Imagine being English and being fan of your National Football Team.
In 1990, You had a proper Englishman managing the squad, with the delightfully British name, “Sir Robert William ‘Bobby’ Robson.” You finished 4th in the World Cup. Life was how you expect it to be.
Then in two subsequent World Cup runs, you suffered through two new English Managers. One failed to qualify for the World Cup in 1994, one finished 9th in 1998. You then accepted the fact that you needed to go outside of England, importing a Swede who got you to the quarter-finals in 2002 and 2006, and then accepting an Italian in 2010 who couldn’t get you past the round of 16.
Full of angst and pride, your Football Association then says, “We need another Brit. That’s the only way for England!” So you get a Brit who places 26th out of 32 teams in the 2014 World Cup and loses to Iceland in the 2016 Euros.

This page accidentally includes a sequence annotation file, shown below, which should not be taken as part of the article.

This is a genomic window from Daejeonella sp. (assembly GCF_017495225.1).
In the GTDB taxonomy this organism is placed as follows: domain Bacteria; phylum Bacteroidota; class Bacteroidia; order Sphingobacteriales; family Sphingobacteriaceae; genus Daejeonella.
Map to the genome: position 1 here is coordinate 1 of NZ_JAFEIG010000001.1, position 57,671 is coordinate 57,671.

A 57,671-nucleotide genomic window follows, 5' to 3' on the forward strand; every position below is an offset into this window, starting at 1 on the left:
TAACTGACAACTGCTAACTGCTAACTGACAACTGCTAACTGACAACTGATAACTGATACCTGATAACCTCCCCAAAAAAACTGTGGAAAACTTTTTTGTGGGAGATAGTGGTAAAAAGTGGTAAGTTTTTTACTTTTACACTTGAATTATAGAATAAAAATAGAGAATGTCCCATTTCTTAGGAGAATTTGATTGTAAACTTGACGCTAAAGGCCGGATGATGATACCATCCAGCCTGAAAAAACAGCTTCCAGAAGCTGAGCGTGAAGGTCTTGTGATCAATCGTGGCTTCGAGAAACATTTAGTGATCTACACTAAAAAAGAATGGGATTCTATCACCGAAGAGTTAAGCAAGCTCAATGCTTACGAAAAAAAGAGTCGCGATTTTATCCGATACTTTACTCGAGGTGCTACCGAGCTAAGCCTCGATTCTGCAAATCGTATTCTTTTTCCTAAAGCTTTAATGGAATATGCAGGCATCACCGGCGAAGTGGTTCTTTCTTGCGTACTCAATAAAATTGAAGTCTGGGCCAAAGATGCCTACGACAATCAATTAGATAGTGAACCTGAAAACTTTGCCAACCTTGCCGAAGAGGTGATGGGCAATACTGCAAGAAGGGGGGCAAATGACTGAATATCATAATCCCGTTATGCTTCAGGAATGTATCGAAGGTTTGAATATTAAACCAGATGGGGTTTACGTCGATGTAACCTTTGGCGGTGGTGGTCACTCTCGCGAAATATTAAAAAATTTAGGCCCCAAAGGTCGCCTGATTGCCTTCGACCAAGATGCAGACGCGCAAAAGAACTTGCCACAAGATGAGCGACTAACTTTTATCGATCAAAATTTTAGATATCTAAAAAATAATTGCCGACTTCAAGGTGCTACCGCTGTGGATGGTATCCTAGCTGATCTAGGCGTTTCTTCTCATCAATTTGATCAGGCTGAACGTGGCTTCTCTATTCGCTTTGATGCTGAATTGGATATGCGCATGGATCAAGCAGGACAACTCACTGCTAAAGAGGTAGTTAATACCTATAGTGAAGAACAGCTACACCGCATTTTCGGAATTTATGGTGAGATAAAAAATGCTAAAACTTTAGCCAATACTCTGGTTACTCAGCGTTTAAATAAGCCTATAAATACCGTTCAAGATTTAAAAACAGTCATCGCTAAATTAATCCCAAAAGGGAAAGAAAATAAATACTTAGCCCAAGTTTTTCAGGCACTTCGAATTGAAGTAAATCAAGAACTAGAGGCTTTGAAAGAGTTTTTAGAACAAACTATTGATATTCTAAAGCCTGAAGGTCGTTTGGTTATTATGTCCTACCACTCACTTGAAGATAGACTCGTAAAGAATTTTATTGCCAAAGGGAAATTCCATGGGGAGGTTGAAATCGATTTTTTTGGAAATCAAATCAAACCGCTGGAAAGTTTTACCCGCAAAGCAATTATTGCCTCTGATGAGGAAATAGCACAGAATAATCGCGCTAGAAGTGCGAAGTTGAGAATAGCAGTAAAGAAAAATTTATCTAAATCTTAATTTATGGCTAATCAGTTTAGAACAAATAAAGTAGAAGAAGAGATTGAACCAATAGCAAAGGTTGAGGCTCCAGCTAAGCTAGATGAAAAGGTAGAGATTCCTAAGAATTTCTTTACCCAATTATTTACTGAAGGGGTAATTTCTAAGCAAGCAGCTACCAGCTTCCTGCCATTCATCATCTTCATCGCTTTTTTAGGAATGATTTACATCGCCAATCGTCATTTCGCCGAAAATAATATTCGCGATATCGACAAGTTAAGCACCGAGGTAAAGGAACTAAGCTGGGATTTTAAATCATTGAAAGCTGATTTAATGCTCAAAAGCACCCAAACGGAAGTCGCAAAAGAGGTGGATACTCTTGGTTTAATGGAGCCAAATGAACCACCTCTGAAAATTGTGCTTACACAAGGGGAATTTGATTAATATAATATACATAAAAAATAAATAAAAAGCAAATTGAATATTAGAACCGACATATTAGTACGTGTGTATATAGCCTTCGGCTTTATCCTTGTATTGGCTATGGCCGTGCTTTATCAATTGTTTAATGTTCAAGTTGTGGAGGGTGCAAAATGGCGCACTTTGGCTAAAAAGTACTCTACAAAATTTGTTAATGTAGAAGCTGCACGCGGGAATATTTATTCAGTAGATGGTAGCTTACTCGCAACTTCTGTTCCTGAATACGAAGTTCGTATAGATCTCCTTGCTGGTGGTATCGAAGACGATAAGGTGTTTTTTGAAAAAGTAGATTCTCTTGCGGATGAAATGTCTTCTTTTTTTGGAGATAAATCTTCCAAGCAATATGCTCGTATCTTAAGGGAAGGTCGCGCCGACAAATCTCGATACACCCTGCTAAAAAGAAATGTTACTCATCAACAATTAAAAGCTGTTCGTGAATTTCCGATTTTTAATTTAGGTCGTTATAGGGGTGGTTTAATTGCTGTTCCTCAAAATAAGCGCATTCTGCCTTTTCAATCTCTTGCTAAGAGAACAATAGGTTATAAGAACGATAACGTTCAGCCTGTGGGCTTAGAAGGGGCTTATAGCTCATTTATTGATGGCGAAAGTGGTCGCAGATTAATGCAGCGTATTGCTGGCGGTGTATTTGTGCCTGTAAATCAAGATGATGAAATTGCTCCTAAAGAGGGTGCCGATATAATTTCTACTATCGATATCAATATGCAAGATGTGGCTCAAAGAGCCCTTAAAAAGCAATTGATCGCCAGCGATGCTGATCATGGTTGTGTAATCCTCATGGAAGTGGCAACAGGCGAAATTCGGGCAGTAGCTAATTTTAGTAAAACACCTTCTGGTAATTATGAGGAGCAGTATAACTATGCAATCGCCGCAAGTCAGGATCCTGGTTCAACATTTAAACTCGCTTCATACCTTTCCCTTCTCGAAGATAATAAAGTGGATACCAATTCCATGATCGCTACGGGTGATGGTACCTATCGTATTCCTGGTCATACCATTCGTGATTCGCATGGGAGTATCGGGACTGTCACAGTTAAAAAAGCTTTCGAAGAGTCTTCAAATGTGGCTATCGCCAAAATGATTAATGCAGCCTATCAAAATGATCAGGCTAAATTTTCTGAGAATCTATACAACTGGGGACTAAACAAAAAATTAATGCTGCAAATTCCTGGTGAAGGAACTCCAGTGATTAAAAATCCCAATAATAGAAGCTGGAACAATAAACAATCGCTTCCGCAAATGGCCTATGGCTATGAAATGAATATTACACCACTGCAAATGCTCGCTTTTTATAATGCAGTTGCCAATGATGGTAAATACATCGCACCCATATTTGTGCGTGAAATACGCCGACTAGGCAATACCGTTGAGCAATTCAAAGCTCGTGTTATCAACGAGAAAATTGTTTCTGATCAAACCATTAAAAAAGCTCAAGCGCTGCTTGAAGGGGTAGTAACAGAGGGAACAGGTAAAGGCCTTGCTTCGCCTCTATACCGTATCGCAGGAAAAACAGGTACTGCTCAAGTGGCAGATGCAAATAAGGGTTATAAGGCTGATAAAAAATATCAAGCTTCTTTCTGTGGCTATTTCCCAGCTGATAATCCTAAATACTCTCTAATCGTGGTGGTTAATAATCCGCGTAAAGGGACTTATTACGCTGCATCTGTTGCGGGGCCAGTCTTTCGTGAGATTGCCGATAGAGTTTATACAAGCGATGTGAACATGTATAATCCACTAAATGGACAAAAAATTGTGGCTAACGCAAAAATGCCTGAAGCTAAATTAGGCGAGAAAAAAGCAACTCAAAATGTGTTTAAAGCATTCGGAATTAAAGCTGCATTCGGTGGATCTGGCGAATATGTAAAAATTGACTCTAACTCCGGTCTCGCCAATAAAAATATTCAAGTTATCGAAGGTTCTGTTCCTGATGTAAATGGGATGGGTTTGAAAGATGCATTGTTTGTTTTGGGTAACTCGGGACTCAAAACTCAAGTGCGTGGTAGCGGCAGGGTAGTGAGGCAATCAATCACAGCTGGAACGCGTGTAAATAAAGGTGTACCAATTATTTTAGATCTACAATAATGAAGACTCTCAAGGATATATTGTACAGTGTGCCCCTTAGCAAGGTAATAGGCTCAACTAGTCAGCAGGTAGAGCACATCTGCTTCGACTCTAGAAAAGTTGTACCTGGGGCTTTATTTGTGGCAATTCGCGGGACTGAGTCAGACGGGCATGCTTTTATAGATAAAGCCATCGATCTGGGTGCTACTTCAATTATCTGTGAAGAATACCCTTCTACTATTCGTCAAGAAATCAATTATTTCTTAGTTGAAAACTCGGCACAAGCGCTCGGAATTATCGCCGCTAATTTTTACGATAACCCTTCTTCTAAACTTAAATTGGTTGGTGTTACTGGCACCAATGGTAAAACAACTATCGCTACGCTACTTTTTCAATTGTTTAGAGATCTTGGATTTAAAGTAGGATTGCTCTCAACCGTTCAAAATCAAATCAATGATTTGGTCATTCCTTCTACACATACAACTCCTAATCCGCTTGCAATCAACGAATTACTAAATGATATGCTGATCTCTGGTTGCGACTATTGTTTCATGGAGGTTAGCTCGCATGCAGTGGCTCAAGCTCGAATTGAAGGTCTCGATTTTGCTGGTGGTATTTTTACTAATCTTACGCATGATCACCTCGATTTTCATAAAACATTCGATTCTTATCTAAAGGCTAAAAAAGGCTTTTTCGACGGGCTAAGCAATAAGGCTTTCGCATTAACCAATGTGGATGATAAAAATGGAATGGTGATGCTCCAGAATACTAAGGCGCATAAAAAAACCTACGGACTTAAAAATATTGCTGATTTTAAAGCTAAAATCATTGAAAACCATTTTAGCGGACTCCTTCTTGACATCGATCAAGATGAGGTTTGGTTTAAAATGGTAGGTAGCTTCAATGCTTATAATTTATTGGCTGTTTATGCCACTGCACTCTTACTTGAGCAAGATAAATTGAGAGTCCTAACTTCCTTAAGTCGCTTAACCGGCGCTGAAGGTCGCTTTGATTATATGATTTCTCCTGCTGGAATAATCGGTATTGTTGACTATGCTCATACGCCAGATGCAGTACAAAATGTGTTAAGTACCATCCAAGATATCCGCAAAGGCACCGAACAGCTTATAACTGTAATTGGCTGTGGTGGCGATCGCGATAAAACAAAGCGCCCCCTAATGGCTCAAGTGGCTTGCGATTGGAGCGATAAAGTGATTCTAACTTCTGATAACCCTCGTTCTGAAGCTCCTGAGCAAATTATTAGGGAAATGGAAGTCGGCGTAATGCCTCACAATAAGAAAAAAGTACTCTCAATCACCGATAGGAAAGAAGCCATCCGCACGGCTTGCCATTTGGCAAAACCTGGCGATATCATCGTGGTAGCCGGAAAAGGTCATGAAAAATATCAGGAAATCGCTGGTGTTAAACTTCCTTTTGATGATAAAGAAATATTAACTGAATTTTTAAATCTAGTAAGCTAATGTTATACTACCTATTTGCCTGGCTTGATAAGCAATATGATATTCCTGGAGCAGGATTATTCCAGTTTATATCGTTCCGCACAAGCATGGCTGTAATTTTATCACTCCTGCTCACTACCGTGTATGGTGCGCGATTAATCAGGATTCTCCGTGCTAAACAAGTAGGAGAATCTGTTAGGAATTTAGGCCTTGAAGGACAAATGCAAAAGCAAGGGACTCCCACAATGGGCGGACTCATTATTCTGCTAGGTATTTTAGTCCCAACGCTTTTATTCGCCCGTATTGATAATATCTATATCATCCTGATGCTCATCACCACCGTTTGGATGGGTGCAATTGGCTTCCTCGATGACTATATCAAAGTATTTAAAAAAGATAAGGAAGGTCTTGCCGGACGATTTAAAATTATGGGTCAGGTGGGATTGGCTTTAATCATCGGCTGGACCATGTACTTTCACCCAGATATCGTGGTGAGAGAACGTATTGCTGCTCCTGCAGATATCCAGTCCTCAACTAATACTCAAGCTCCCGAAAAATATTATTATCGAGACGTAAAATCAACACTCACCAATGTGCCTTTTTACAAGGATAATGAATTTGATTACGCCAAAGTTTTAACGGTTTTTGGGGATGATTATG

So now here you stand, wondering what to do next. Where will the genius that can bring England back to prosperity come from? You wait optimistically on bended knee.
Then you hear the news. You hear the what the brightest minds in England think is the only solution to save English Football.
Can you imagine what a kick in the gut that would feel like if you were English? Not only would you be hiring someone from your bitterest rival, their most recent experience would be running a team you feel superior to. I am trying to come up with a relative comparison. Here’s as close as I can get:
— If you are a Husky fan, this would be like hiring Mike Leach instead of Chris Petersen in 2014.
— If you are a U.S. soccer fan, it would be like hiring a Russian who was previously managing the Costa Rican team.
— If you are a U.S. Olympic Hockey fan, it’s like hiring a Canadian who was previously running the Chinese team.
It’s a funny day for soccer. The English admit needing a German born manager to get them back to the heights the Americans have reached.